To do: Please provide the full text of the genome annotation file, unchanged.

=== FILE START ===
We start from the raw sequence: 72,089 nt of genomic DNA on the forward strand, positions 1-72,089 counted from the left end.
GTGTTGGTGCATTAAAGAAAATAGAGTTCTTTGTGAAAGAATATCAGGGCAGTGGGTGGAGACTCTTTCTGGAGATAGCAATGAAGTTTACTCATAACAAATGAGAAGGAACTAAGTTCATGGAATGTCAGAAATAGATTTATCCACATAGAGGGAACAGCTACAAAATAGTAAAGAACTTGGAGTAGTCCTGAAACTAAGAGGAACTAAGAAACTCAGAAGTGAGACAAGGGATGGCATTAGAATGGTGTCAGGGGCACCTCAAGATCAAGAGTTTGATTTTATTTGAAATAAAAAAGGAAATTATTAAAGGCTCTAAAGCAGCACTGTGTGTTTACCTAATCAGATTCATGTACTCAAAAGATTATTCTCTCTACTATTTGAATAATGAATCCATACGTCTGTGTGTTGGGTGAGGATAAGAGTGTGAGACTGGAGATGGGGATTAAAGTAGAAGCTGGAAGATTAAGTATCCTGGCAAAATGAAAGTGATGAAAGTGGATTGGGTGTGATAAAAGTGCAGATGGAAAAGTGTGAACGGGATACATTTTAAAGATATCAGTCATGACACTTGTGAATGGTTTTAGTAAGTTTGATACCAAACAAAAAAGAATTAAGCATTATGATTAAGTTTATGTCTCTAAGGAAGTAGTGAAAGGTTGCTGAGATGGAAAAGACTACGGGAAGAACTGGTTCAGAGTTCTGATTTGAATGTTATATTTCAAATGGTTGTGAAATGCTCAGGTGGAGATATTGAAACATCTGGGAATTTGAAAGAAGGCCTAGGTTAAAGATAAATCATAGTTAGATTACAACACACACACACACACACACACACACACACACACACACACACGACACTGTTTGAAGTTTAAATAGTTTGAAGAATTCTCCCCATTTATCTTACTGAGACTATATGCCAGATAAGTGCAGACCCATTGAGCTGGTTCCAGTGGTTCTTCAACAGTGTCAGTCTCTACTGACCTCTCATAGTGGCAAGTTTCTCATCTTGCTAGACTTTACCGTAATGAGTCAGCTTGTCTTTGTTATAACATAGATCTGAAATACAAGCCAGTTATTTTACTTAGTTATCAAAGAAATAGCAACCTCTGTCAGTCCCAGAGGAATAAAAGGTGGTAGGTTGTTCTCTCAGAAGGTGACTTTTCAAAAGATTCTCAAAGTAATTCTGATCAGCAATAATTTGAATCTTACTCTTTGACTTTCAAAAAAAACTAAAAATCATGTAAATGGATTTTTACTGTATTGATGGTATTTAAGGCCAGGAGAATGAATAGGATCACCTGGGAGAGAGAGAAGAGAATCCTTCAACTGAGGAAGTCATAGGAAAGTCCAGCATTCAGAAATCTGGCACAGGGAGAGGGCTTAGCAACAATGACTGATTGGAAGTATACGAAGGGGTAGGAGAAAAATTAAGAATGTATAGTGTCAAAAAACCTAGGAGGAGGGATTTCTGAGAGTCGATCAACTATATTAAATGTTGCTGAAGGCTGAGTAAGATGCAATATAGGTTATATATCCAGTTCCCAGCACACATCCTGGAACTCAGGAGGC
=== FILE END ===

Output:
We start from the raw sequence: 72,089 nt of genomic DNA on the forward strand, positions 1-72,089 counted from the left end.
GTGTTGGTGCATTAAAGAAAATAGAGTTCTTTGTGAAAGAATATCAGGGCAGTGGGTGGAGACTCTTTCTGGAGATAGCAATGAAGTTTACTCATAACAAATGAGAAGGAACTAAGTTCATGGAATGTCAGAAATAGATTTATCCACATAGAGGGAACAGCTACAAAATAGTAAAGAACTTGGAGTAGTCCTGAAACTAAGAGGAACTAAGAAACTCAGAAGTGAGACAAGGGATGGCATTAGAATGGTGTCAGGGGCACCTCAAGATCAAGAGTTTGATTTTATTTGAAATAAAAAAGGAAATTATTAAAGGCTCTAAAGCAGCACTGTGTGTTTACCTAATCAGATTCATGTACTCAAAAGATTATTCTCTCTACTATTTGAATAATGAATCCATACGTCTGTGTGTTGGGTGAGGATAAGAGTGTGAGACTGGAGATGGGGATTAAAGTAGAAGCTGGAAGATTAAGTATCCTGGCAAAATGAAAGTGATGAAAGTGGATTGGGTGTGATAAAAGTGCAGATGGAAAAGTGTGAACGGGATACATTTTAAAGATATCAGTCATGACACTTGTGAATGGTTTTAGTAAGTTTGATACCAAACAAAAAAGAATTAAGCATTATGATTAAGTTTATGTCTCTAAGGAAGTAGTGAAAGGTTGCTGAGATGGAAAAGACTACGGGAAGAACTGGTTCAGAGTTCTGATTTGAATGTTATATTTCAAATGGTTGTGAAATGCTCAGGTGGAGATATTGAAACATCTGGGAATTTGAAAGAAGGCCTAGGTTAAAGATAAATCATAGTTAGATTACAACACACACACACACACACACACACACACACACACACACACACGACACTGTTTGAAGTTTAAATAGTTTGAAGAATTCTCCCCATTTATCTTACTGAGACTATATGCCAGATAAGTGCAGACCCATTGAGCTGGTTCCAGTGGTTCTTCAACAGTGTCAGTCTCTACTGACCTCTCATAGTGGCAAGTTTCTCATCTTGCTAGACTTTACCGTAATGAGTCAGCTTGTCTTTGTTATAACATAGATCTGAAATACAAGCCAGTTATTTTACTTAGTTATCAAAGAAATAGCAACCTCTGTCAGTCCCAGAGGAATAAAAGGTGGTAGGTTGTTCTCTCAGAAGGTGACTTTTCAAAAGATTCTCAAAGTAATTCTGATCAGCAATAATTTGAATCTTACTCTTTGACTTTCAAAAAAAACTAAAAATCATGTAAATGGATTTTTACTGTATTGATGGTATTTAAGGCCAGGAGAATGAATAGGATCACCTGGGAGAGAGAGAAGAGAATCCTTCAACTGAGGAAGTCATAGGAAAGTCCAGCATTCAGAAATCTGGCACAGGGAGAGGGCTTAGCAACAATGACTGATTGGAAGTATACGAAGGGGTAGGAGAAAAATTAAGAATGTATAGTGTCAAAAAACCTAGGAGGAGGGATTTCTGAGAGTCGATCAACTATATTAAATGTTGCTGAAGGCTGAGTAAGATGCAATATAGGTTATATATCCAGTTCCCAGCACACATCCTGGAACTCAGGAGGC